Severe influenza A virus infection typically triggers excessive and detrimental lung inflammation with massive cell infiltration and hyper-production of cytokines and chemokines. We identified a novel function for nuclear matrix protein 4 (NMP4), a zinc-finger-containing transcription factor playing roles in bone formation and spermatogenesis, in regulating antiviral immune response and immunopathology. Nmp4-deficient mice are protected from H1N1 influenza infection, losing only 5% body weight compared to a 20% weight loss in wild type mice. While having no effects on viral clearance or CD8/CD4 T cell or humoral responses, deficiency of Nmp4 in either lung structural cells or hematopoietic cells significantly reduces the recruitment of monocytes and neutrophils to the lungs. Consistent with fewer innate cells in the airways, influenza-infected Nmp4-deficient mice have significantly decreased expression of chemokine genes Ccl2, Ccl7 and Cxcl1 as well as pro-inflammatory cytokine genes Il1b and Il6. Furthermore, NMP4 binds to the promoters and/or conserved non-coding sequences of the chemokine genes and regulates their expression in mouse lung epithelial cells and macrophages. Our data suggest that NMP4 functions to promote monocyte- and neutrophil-attracting chemokine expression upon influenza A infection, resulting in exaggerated innate inflammation and lung tissue damage.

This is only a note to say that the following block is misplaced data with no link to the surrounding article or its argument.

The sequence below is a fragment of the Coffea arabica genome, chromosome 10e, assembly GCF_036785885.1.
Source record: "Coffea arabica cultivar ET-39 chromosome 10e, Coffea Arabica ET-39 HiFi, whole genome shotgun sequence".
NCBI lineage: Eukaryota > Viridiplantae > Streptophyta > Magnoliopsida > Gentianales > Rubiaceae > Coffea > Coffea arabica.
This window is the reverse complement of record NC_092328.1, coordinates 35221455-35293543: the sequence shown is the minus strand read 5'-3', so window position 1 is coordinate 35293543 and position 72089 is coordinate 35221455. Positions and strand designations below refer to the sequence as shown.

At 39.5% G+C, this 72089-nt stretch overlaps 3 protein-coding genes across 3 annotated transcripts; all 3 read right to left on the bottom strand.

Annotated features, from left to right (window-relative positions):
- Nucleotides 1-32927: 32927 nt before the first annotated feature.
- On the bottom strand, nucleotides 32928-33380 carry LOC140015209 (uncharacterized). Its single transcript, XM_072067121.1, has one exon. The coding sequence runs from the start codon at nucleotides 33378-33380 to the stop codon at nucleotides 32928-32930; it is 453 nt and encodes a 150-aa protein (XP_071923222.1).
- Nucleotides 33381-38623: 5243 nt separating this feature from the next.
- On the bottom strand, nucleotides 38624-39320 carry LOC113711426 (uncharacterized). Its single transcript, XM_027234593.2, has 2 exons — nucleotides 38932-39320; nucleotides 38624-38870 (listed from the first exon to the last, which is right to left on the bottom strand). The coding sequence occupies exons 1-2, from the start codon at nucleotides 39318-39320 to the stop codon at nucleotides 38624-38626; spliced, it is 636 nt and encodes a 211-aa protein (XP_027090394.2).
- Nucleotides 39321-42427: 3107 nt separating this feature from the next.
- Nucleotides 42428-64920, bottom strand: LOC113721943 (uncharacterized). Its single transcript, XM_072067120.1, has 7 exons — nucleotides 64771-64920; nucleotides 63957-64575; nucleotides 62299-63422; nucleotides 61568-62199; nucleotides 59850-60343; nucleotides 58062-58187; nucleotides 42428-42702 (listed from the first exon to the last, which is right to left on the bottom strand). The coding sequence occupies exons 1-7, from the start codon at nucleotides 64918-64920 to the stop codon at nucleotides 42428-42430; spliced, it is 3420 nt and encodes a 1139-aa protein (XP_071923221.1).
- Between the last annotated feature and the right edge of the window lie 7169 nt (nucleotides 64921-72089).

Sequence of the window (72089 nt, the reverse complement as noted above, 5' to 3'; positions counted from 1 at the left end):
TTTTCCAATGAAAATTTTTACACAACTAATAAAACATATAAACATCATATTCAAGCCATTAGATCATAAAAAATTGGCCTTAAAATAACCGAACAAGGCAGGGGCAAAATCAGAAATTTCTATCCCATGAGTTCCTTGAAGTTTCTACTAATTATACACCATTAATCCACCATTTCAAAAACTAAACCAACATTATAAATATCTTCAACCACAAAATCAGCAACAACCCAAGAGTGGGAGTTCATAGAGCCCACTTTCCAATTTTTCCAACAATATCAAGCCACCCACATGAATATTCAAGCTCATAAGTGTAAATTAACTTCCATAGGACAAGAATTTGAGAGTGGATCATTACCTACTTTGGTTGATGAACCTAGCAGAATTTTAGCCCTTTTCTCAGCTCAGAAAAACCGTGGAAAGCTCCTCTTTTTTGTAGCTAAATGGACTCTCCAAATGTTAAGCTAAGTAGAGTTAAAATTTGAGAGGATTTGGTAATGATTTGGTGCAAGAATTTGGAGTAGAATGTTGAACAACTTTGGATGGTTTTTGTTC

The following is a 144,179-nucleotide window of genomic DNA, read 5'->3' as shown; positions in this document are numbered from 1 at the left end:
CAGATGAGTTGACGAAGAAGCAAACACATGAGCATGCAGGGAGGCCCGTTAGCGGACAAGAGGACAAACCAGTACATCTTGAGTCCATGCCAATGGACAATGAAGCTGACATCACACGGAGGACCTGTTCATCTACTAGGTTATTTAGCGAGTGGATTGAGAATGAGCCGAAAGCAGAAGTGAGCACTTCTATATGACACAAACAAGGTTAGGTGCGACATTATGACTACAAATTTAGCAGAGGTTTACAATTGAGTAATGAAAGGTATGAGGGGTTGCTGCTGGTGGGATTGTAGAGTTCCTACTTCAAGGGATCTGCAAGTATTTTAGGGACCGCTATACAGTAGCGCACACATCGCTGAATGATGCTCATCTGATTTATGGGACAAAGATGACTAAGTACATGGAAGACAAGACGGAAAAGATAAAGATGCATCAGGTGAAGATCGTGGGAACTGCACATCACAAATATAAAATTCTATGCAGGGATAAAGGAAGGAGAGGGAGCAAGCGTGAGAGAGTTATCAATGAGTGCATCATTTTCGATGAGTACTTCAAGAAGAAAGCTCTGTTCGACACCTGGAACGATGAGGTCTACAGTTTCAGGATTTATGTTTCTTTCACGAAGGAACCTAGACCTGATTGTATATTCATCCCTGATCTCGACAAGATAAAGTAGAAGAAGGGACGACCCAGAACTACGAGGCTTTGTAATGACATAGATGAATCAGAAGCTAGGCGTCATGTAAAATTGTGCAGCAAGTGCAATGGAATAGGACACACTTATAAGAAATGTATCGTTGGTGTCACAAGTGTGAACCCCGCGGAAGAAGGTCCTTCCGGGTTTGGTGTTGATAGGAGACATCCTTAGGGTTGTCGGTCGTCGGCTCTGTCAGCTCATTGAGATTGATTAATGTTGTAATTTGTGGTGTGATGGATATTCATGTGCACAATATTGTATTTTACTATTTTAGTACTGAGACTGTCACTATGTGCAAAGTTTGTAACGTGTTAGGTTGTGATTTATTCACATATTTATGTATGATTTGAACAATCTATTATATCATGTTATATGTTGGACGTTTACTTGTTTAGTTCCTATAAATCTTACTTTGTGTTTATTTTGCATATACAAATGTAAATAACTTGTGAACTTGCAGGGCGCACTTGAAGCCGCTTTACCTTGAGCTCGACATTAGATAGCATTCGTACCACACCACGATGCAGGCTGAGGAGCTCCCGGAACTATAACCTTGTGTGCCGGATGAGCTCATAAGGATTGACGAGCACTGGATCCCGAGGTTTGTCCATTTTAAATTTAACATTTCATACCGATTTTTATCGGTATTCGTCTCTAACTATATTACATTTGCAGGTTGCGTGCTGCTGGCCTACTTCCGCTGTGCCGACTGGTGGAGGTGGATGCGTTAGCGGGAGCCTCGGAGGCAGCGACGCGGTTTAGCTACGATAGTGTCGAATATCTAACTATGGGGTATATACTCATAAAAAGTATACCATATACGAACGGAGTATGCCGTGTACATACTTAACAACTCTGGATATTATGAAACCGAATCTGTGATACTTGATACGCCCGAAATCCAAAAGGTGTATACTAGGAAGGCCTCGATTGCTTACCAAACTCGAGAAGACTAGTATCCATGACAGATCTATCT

ASJC Scopus subject areas
- Immunology and Allergy